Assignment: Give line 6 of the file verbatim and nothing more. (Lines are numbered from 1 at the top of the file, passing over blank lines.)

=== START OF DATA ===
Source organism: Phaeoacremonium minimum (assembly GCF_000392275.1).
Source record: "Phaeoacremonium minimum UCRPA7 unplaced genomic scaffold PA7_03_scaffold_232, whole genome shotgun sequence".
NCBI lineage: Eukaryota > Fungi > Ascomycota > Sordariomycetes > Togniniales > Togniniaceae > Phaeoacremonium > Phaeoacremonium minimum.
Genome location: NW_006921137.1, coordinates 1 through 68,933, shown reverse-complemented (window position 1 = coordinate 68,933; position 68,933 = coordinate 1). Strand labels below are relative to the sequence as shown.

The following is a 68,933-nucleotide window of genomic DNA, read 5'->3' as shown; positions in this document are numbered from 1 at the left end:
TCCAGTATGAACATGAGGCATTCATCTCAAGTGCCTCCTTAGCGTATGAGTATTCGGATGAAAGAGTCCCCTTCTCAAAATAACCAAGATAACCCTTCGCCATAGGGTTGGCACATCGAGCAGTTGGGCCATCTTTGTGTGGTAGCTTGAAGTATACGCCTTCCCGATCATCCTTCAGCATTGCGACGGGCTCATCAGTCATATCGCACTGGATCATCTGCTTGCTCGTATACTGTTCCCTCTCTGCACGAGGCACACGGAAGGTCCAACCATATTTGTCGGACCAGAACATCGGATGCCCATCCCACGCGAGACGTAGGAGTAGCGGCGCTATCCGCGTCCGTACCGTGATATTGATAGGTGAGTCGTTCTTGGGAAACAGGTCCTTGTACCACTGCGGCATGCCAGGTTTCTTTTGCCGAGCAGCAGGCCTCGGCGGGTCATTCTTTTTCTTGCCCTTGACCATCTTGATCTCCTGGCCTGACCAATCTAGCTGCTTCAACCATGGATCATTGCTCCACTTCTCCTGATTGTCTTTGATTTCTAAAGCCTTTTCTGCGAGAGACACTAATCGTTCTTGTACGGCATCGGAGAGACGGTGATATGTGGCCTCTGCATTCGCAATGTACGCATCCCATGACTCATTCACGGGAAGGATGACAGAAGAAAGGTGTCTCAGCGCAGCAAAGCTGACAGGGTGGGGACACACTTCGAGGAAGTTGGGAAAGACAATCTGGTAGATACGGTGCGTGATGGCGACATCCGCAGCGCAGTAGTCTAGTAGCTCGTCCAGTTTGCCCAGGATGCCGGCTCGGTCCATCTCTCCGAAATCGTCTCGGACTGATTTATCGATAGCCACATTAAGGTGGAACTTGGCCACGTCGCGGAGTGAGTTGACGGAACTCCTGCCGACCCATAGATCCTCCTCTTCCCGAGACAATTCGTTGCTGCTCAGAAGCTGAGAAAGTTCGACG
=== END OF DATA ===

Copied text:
TCCAGTATGAACATGAGGCATTCATCTCAAGTGCCTCCTTAGCGTATGAGTATTCGGATGAAAGAGTCCCCTTCTCAAAATAACCAAGATAACCCTTCGCCATAGGGTTGGCACATCGAGCAGTTGGGCCATCTTTGTGTGGTAGCTTGAAGTATACGCCTTCCCGATCATCCTTCAGCATTGCGACGGGCTCATCAGTCATATCGCACTGGATCATCTGCTTGCTCGTATACTGTTCCCTCTCTGCACGAGGCACACGGAAGGTCCAACCATATTTGTCGGACCAGAACATCGGATGCCCATCCCACGCGAGACGTAGGAGTAGCGGCGCTATCCGCGTCCGTACCGTGATATTGATAGGTGAGTCGTTCTTGGGAAACAGGTCCTTGTACCACTGCGGCATGCCAGGTTTCTTTTGCCGAGCAGCAGGCCTCGGCGGGTCATTCTTTTTCTTGCCCTTGACCATCTTGATCTCCTGGCCTGACCAATCTAGCTGCTTCAACCATGGATCATTGCTCCACTTCTCCTGATTGTCTTTGATTTCTAAAGCCTTTTCTGCGAGAGACACTAATCGTTCTTGTACGGCATCGGAGAGACGGTGATATGTGGCCTCTGCATTCGCAATGTACGCATCCCATGACTCATTCACGGGAAGGATGACAGAAGAAAGGTGTCTCAGCGCAGCAAAGCTGACAGGGTGGGGACACACTTCGAGGAAGTTGGGAAAGACAATCTGGTAGATACGGTGCGTGATGGCGACATCCGCAGCGCAGTAGTCTAGTAGCTCGTCCAGTTTGCCCAGGATGCCGGCTCGGTCCATCTCTCCGAAATCGTCTCGGACTGATTTATCGATAGCCACATTAAGGTGGAACTTGGCCACGTCGCGGAGTGAGTTGACGGAACTCCTGCCGACCCATAGATCCTCCTCTTCCCGAGACAATTCGTTGCTGCTCAGAAGCTGAGAAAGTTCGACG